November 2 – 8, 2000
L.A.’s expansive Idaho play to converted
By Kim Hughes
Jeff Martin — no, not the Tea Party guy — knows perfectly well that the whispering, doleful, steel-grey songs peculiar to his band Idaho will never make him a pop star. Forget about the rainy-day gloom the bedsit composer scores with chilling precision using a piano and a weirdly tuned four-string guitar. His parched warble alone is too unorthodox to cut through the mainstream clatter of chirpy teenage voices.
But Martin is secure in the knowledge that those who dig his black-and-white ballads — and people either don’t know Idaho at all or worship them outright — will readily fork out for a new disc and cancel all else to make way for one of their rare gigs. “It’s true,” Martin confirms with a chuckle from midtown Manhattan.
“People have told me that the way they became exposed to Idaho was through a friend or a roommate who would play our records incessantly. So part of our fan base are people who were force-fed our music until they finally gave in.”
It’s been eight years since their debut, The Palms EP, sparked a heated love affair between the UK press and Idaho’s pretty, pretty songs. Of all the so-called slo-core bands to emerge in the 90s, only Idaho seemed capable of tearing off the mask of dour self-importance to reveal regular folks who just happen to make flowing, madly ambient pop.
Maybe that’s owing to Martin’s base in sunny L.A. or the fact that, offstage, he claims to be a pretty happy guy. He’s even pals with his dad. “Funny enough, after years of thinking I was out of my mind, my father has become an Idaho fan.”
But there’s never been any doubt that the graceful candlelit ambience of his songs was more a product of what attracted his ear than any contrived bid for the disaffected.
With Idaho’s beautiful, sad and typically square-peg new disc, Hearts Of Palm — released on their own Idaho Music imprint — Martin is talking about touring more to spread the word, so much so that long-time guitarist and co-song-writer Dan Seta is out of the band (day job conflicts), while Idaho co-founder John Berry, who split years ago, is back as manager and guest guitarist.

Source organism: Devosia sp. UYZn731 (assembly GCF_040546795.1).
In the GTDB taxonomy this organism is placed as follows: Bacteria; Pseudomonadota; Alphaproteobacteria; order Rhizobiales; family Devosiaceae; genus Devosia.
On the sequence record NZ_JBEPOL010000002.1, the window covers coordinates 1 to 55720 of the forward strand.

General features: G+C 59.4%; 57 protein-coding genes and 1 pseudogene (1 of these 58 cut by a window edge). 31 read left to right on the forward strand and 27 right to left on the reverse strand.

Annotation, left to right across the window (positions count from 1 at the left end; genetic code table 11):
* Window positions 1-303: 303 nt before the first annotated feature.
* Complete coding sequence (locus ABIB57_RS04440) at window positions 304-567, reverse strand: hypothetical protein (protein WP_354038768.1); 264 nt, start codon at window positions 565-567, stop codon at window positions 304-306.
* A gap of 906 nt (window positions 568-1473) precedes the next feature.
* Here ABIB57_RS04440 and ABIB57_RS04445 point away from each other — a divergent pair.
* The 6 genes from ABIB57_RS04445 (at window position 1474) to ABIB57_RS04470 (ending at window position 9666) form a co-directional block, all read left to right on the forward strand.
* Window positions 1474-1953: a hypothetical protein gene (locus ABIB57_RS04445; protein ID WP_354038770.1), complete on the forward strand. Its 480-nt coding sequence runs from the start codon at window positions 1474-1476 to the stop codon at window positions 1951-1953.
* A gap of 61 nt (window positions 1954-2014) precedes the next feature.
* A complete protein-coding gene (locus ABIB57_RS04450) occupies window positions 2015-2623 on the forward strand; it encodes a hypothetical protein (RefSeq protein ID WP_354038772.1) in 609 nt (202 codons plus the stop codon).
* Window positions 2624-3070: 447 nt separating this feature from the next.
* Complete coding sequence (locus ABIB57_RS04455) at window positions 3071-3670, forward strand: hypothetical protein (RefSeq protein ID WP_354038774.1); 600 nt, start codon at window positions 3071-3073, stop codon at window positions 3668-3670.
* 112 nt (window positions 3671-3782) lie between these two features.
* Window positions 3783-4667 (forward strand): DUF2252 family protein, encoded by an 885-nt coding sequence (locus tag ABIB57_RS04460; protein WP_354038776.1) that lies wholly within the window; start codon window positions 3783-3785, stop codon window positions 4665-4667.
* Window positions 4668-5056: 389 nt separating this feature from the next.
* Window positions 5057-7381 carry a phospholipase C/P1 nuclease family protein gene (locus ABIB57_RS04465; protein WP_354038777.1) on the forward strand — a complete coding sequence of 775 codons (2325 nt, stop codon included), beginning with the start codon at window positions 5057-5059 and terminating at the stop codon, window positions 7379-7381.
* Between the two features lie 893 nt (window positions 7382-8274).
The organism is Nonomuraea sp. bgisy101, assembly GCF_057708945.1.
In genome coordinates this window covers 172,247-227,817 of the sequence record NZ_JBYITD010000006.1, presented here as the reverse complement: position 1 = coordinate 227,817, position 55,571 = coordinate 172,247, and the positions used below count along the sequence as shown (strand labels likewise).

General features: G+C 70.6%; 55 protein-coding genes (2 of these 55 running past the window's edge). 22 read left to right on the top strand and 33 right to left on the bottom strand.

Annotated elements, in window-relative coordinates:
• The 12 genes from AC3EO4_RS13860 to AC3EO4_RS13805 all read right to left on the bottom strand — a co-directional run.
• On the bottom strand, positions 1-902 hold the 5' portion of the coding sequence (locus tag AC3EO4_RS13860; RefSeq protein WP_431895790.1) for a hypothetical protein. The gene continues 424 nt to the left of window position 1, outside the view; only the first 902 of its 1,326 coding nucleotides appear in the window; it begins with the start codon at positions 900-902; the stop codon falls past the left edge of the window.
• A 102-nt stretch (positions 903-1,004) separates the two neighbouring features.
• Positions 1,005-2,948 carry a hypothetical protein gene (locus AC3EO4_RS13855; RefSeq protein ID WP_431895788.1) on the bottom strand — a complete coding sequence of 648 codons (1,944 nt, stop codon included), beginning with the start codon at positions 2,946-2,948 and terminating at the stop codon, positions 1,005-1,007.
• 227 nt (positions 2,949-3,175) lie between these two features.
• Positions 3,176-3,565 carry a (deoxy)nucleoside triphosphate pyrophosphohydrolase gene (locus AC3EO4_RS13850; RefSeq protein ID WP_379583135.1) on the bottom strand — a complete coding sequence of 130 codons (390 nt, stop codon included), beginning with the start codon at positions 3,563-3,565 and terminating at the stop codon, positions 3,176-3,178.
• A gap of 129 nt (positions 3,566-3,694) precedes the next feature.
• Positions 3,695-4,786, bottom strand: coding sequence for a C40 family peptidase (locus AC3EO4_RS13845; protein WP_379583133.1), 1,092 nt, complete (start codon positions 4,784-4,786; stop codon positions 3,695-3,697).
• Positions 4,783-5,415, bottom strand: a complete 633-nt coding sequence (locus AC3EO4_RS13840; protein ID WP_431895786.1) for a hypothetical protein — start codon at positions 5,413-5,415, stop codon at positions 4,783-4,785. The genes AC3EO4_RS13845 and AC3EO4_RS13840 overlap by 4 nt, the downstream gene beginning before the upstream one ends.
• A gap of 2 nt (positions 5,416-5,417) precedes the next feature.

“I’m kind of a reclusive guy, so touring is good for me and I’m committed to doing more of it. But Dan just couldn’t take part in the kind of touring we need to do, so it was natural to have John fill in,” Martin says. “John’s playing samples and a bit of guitar, and it’s working out great. He started our odd guitar sound in the first place.
“Having said that, I don’t see me collaborating with him in songwriting. The direction of Idaho is changing, and I want to make records alone again.”
Strangely for a musician as preoccupied with sonics as Martin, Idaho released a live disc — People Like Us Should Be Stopped, Live Vol. 1 — earlier in the year. And that was why?
“There was a certain kind of magic with that tour and that band that I’ve never experienced before. The live record is the only document of that time period.”
Fair enough. Less surprising, perhaps, is learning that Martin scored the music to a 98 film, How To Make The Cruelest Month, that debuted at Sundance but has yet to get major distribution. About time, too – it’s hard not to notice the filmic quality to Martin’s music.
Martin says the experience was a good one, adding that, at age 36, “in four years, I might want to look to doing more, as well as some production.
“People seem to respond to Idaho’s lyrics, which befuddles me because I don’t take that much pride in them – that’s the most difficult part of songwriting. But I guess I must be in tune with something, because I write in a very stream-of-consciousness fashion.
“Music can be a very healing thing, and it’s certainly therapy for me to write. But there’s just as much joy in the music as anything else. People can read it however they like.”
IDAHO, with FAST FREDDIE and 122 GREIGE at the El Mocambo (464 Spadina), Monday (November 6), $7